Jack Hobbs ’17, Staff Writer
~This article was written entirely under the influence of nuclearsecrecy.com~
If Russia were to detonate the Tsar Bomba- its 100 Megaton super nuke- over the heart of Manhattan, it is estimated that upwards of 8 million people would perish. The fireball would destroy Manhattan in its entirety, and the subsequent blast would level cities as far outside of New York as twenty miles, including Yonkers, Newark, and New Rochelle. Most importantly, however, St. Luke’s students without immediate shelter would suffer potentially fatal third degree burns within minutes due to thermal radiation.
While St. Luke’s’ proximity to New York City (only 55 miles) is largely positive, allowing students to visit concerts, museums, theaters, and institutions on field trips across one of the largest and most diverse cities in the world, such a location might prove less than ideal in the event of the nuclear holocaust. New York’s population and status as a major hub of diplomacy and commerce make the city that never sleeps an incredibly probable target should World War III commence in full nuclear capacity. As such, we St. Luke’s students should be prepared for a stray sonic boom to hit us in the middle of an otherwise normal school day as we’re trying to eat lunch in the Fireplace Commons. Who knows, after the blast, Flik might try to salvage any food left by fleeing students and serve it the day after. Careful, though–some foods retain radiation for long periods of time!
So, should a mushroom cloud appear on the horizon, St. Luke’s students should not evacuate. Your first instinct may be to hop in a car and drive upstate as quickly as possible, but a lot of people will probably have the same idea. While you’re trapped in the standstill traffic with thousands of other people, the blast will trigger an electromagnetic pulse strong enough to wipe out your cell phone, or maybe even disable your car. Without Waze to direct you on your phone, how will you know which route will help you escape imminent nuclear destruction? Besides, trying to get out of one of the St. Luke’s parking lots isn’t very realistic. Just think of the line of SLS moms snaking its way down North Wilton as they open all four doors and trunk of their 10-seater Suburban so that their 1.5 kids can take their sweet time tossing their lax bag and Kanken into the car while radioactive fallout turns their labradoodle into Gumby.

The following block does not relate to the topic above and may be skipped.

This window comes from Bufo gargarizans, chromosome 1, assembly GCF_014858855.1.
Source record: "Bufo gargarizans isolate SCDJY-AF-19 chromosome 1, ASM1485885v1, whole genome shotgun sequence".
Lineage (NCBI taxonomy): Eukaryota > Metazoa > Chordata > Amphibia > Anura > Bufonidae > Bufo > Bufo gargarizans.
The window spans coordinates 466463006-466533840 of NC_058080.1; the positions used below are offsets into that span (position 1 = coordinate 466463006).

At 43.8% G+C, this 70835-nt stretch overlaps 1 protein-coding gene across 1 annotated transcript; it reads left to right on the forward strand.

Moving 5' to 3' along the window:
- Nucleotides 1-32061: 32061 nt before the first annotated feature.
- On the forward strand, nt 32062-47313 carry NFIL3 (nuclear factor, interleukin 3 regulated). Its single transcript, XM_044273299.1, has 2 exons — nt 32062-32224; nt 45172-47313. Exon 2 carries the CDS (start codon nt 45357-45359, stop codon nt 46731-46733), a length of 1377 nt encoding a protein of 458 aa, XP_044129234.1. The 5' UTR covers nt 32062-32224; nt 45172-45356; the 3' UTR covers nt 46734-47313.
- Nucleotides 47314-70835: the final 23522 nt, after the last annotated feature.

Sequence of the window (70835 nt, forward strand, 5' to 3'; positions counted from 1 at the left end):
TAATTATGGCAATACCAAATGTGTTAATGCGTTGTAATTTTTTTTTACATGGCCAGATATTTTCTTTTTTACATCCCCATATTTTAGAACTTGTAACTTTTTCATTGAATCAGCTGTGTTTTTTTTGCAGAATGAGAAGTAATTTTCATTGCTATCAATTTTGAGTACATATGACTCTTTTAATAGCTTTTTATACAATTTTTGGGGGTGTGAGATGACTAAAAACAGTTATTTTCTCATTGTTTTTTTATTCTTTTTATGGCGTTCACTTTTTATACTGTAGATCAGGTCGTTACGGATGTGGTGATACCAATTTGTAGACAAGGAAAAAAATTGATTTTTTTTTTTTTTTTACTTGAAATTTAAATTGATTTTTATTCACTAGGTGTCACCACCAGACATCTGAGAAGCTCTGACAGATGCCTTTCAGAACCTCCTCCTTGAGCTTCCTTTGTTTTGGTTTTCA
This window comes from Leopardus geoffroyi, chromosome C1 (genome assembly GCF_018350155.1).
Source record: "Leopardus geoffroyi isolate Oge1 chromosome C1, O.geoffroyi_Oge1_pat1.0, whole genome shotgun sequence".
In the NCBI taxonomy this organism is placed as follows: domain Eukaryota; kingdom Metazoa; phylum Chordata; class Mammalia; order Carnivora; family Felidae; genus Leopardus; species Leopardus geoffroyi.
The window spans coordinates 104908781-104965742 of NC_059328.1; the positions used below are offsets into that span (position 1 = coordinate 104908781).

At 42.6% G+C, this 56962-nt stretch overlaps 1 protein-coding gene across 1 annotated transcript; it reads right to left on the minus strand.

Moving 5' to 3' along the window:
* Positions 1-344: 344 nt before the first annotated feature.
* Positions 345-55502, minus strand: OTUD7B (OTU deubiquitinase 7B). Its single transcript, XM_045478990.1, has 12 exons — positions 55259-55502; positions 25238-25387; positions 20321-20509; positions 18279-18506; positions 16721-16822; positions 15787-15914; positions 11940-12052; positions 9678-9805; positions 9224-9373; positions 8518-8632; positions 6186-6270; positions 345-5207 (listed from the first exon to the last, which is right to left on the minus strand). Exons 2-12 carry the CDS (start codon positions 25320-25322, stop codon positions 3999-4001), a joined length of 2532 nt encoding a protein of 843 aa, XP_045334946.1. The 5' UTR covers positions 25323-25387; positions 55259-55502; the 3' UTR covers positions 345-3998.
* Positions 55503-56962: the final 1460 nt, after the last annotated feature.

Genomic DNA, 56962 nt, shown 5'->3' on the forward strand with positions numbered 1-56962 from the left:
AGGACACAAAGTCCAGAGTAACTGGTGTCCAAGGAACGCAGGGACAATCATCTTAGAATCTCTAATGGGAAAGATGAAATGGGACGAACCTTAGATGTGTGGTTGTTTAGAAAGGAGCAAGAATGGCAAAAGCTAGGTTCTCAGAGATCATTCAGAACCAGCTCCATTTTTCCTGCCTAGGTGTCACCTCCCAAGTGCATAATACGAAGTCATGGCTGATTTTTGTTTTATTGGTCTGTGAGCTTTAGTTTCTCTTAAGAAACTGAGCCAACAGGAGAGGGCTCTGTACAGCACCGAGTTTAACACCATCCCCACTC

If you can’t flee, what can you do? Believe it or not, you can indeed hide from radiation. However, since St. Luke’s does not keep Hazmat suits on hand, and has not installed any sort of effective bunker to shelter its students from radiation, you’ve got to be resourceful. The key is to know the layout of the school. Thankfully for us, most of the school is made of bricks and concrete. This is an ideal situation in the case of a nuclear detonation, as such solid building materials work more effectively than wood to shield radiation. However, it would behoove students to vacate such places as the Science wing and the Fireplace Commons in which large glass windows dominate. These will shatter and wound those nearby with shrapnel! As such, the best place to hide is only known to loyal Sentinel readers…the secret clubhouse under the school! It’s right by Flik’s long term storage of water and food supplies, so not only will the thick cement between it and the contaminated surface protect against radiation, but you’ll be able to hide out there until help arrives.
While the apocalypse might seem to be the perfect opportunity to leave the Hilltop once and for all, if the nuclear holocaust should commence during a school day there could not be a worse time to escape the storm. Take note! You heard it here first!